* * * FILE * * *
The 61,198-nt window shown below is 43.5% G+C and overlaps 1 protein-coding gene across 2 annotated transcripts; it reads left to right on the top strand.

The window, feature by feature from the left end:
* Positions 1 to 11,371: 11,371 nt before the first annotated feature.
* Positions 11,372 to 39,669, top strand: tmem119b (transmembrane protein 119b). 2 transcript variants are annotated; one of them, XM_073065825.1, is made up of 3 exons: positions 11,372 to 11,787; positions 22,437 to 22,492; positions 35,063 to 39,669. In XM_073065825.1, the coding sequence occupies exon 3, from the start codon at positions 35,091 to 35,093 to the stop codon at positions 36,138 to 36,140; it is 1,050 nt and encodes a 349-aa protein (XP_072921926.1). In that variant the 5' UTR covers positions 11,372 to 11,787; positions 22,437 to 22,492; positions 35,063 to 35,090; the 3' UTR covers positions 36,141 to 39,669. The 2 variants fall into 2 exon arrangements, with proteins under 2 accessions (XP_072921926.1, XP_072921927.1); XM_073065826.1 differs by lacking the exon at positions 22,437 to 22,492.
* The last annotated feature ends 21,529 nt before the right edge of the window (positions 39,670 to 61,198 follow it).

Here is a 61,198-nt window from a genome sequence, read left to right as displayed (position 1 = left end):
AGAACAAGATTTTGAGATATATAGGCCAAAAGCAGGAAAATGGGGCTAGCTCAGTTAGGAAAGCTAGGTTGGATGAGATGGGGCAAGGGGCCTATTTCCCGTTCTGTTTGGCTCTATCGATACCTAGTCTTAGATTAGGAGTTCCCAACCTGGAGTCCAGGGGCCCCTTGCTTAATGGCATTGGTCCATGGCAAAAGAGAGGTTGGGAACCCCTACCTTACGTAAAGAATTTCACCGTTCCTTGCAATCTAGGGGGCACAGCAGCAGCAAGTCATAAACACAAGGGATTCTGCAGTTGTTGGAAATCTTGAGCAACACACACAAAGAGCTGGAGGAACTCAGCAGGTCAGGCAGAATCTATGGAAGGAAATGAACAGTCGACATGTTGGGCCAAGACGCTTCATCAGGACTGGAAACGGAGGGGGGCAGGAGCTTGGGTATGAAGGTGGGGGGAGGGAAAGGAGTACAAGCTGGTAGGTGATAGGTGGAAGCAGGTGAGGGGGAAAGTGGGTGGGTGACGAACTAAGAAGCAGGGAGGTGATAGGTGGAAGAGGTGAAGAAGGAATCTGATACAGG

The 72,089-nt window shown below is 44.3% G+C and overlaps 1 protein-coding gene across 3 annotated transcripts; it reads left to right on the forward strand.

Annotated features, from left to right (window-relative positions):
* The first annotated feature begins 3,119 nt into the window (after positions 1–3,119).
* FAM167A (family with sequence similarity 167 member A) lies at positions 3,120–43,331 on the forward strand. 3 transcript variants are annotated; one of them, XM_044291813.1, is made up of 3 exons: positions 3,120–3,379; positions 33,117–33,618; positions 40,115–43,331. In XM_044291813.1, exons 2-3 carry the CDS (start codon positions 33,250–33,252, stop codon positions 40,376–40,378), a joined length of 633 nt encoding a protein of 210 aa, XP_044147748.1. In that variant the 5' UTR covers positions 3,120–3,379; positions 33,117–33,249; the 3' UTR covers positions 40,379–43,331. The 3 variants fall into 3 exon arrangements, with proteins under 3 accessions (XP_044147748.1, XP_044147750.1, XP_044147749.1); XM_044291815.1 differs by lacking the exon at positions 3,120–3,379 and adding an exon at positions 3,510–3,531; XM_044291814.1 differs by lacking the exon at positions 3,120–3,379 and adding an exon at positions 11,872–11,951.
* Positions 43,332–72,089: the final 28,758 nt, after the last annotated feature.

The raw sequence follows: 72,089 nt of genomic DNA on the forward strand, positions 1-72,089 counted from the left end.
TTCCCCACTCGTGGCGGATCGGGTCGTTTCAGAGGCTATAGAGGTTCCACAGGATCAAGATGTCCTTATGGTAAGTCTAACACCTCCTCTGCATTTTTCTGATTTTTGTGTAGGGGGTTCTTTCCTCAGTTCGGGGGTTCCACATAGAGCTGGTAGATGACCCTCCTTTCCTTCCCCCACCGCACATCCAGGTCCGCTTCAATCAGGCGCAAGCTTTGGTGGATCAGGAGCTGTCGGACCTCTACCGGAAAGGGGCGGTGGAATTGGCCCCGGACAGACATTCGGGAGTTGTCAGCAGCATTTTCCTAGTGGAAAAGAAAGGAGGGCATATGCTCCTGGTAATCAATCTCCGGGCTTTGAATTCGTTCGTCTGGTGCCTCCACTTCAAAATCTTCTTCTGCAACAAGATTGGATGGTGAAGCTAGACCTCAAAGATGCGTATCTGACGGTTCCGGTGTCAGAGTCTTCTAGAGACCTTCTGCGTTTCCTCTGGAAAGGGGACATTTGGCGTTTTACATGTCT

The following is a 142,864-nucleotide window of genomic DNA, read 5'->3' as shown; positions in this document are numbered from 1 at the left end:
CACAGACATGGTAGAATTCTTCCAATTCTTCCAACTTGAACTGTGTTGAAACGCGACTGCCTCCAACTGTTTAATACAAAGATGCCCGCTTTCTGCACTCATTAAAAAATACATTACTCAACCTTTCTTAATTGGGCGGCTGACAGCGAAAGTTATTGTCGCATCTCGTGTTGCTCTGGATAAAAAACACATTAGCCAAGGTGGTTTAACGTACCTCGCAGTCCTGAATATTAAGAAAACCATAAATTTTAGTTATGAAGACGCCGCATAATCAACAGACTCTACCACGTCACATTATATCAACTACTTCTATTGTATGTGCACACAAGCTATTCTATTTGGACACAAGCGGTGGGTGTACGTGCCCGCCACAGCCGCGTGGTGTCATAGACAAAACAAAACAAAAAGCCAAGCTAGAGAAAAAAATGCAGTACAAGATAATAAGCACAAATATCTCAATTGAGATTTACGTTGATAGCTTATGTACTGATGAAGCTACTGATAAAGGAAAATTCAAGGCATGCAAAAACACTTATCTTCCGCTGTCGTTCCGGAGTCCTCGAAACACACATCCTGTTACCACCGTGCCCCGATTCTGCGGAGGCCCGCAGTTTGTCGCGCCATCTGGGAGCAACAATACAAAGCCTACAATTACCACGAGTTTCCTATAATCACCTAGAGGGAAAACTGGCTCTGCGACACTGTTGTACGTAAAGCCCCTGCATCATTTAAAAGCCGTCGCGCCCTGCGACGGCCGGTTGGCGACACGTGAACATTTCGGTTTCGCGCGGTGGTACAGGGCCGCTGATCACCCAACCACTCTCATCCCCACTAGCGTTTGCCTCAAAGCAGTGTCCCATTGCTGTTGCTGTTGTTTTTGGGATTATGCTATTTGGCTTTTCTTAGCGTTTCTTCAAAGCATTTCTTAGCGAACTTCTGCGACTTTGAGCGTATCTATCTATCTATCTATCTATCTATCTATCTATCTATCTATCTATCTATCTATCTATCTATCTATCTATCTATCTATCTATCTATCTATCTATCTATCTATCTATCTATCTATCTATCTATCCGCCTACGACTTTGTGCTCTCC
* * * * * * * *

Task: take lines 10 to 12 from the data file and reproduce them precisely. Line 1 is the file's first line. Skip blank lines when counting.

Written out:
* The first annotated feature begins 3,119 nt into the window (after positions 1–3,119).
* FAM167A (family with sequence similarity 167 member A) lies at positions 3,120–43,331 on the forward strand. 3 transcript variants are annotated; one of them, XM_044291813.1, is made up of 3 exons: positions 3,120–3,379; positions 33,117–33,618; positions 40,115–43,331. In XM_044291813.1, exons 2-3 carry the CDS (start codon positions 33,250–33,252, stop codon positions 40,376–40,378), a joined length of 633 nt encoding a protein of 210 aa, XP_044147748.1. In that variant the 5' UTR covers positions 3,120–3,379; positions 33,117–33,249; the 3' UTR covers positions 40,379–43,331. The 3 variants fall into 3 exon arrangements, with proteins under 3 accessions (XP_044147748.1, XP_044147750.1, XP_044147749.1); XM_044291815.1 differs by lacking the exon at positions 3,120–3,379 and adding an exon at positions 3,510–3,531; XM_044291814.1 differs by lacking the exon at positions 3,120–3,379 and adding an exon at positions 11,872–11,951.
* Positions 43,332–72,089: the final 28,758 nt, after the last annotated feature.